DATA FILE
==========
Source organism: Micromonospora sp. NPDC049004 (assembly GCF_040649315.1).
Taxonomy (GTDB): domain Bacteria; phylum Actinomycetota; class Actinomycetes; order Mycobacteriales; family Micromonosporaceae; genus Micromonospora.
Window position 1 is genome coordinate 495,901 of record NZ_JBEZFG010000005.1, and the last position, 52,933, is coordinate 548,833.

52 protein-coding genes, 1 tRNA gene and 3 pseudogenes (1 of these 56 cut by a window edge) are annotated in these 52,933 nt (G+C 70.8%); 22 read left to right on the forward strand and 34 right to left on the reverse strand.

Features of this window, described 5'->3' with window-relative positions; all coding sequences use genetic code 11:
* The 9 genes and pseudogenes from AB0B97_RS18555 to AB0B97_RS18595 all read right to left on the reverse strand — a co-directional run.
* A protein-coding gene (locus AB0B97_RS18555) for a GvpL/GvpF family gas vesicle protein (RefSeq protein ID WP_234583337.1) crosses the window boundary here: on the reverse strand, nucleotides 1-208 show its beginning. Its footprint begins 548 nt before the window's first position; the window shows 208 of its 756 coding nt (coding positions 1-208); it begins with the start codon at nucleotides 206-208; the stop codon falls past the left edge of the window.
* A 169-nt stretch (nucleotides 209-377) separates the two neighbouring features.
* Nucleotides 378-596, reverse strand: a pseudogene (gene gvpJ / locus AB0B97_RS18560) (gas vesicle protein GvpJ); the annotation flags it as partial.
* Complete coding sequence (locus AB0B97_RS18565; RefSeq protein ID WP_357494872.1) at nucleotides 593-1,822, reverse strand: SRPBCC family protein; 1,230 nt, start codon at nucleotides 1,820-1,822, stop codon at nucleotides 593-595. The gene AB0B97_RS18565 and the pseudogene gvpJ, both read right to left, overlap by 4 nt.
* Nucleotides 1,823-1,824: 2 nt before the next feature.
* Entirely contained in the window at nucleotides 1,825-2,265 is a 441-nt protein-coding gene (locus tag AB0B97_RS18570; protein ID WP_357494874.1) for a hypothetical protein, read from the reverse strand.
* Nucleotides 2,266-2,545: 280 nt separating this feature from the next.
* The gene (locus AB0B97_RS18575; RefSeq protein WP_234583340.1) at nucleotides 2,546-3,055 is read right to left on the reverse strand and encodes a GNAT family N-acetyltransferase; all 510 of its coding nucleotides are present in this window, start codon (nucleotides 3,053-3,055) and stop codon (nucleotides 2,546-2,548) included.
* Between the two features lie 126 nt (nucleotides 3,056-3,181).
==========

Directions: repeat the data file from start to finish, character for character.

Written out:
Source organism: Micromonospora sp. NPDC049004 (assembly GCF_040649315.1).
Taxonomy (GTDB): domain Bacteria; phylum Actinomycetota; class Actinomycetes; order Mycobacteriales; family Micromonosporaceae; genus Micromonospora.
Window position 1 is genome coordinate 495,901 of record NZ_JBEZFG010000005.1, and the last position, 52,933, is coordinate 548,833.

52 protein-coding genes, 1 tRNA gene and 3 pseudogenes (1 of these 56 cut by a window edge) are annotated in these 52,933 nt (G+C 70.8%); 22 read left to right on the forward strand and 34 right to left on the reverse strand.

Features of this window, described 5'->3' with window-relative positions; all coding sequences use genetic code 11:
* The 9 genes and pseudogenes from AB0B97_RS18555 to AB0B97_RS18595 all read right to left on the reverse strand — a co-directional run.
* A protein-coding gene (locus AB0B97_RS18555) for a GvpL/GvpF family gas vesicle protein (RefSeq protein ID WP_234583337.1) crosses the window boundary here: on the reverse strand, nucleotides 1-208 show its beginning. Its footprint begins 548 nt before the window's first position; the window shows 208 of its 756 coding nt (coding positions 1-208); it begins with the start codon at nucleotides 206-208; the stop codon falls past the left edge of the window.
* A 169-nt stretch (nucleotides 209-377) separates the two neighbouring features.
* Nucleotides 378-596, reverse strand: a pseudogene (gene gvpJ / locus AB0B97_RS18560) (gas vesicle protein GvpJ); the annotation flags it as partial.
* Complete coding sequence (locus AB0B97_RS18565; RefSeq protein ID WP_357494872.1) at nucleotides 593-1,822, reverse strand: SRPBCC family protein; 1,230 nt, start codon at nucleotides 1,820-1,822, stop codon at nucleotides 593-595. The gene AB0B97_RS18565 and the pseudogene gvpJ, both read right to left, overlap by 4 nt.
* Nucleotides 1,823-1,824: 2 nt before the next feature.
* Entirely contained in the window at nucleotides 1,825-2,265 is a 441-nt protein-coding gene (locus tag AB0B97_RS18570; protein ID WP_357494874.1) for a hypothetical protein, read from the reverse strand.
* Nucleotides 2,266-2,545: 280 nt separating this feature from the next.
* The gene (locus AB0B97_RS18575; RefSeq protein WP_234583340.1) at nucleotides 2,546-3,055 is read right to left on the reverse strand and encodes a GNAT family N-acetyltransferase; all 510 of its coding nucleotides are present in this window, start codon (nucleotides 3,053-3,055) and stop codon (nucleotides 2,546-2,548) included.
* Between the two features lie 126 nt (nucleotides 3,056-3,181).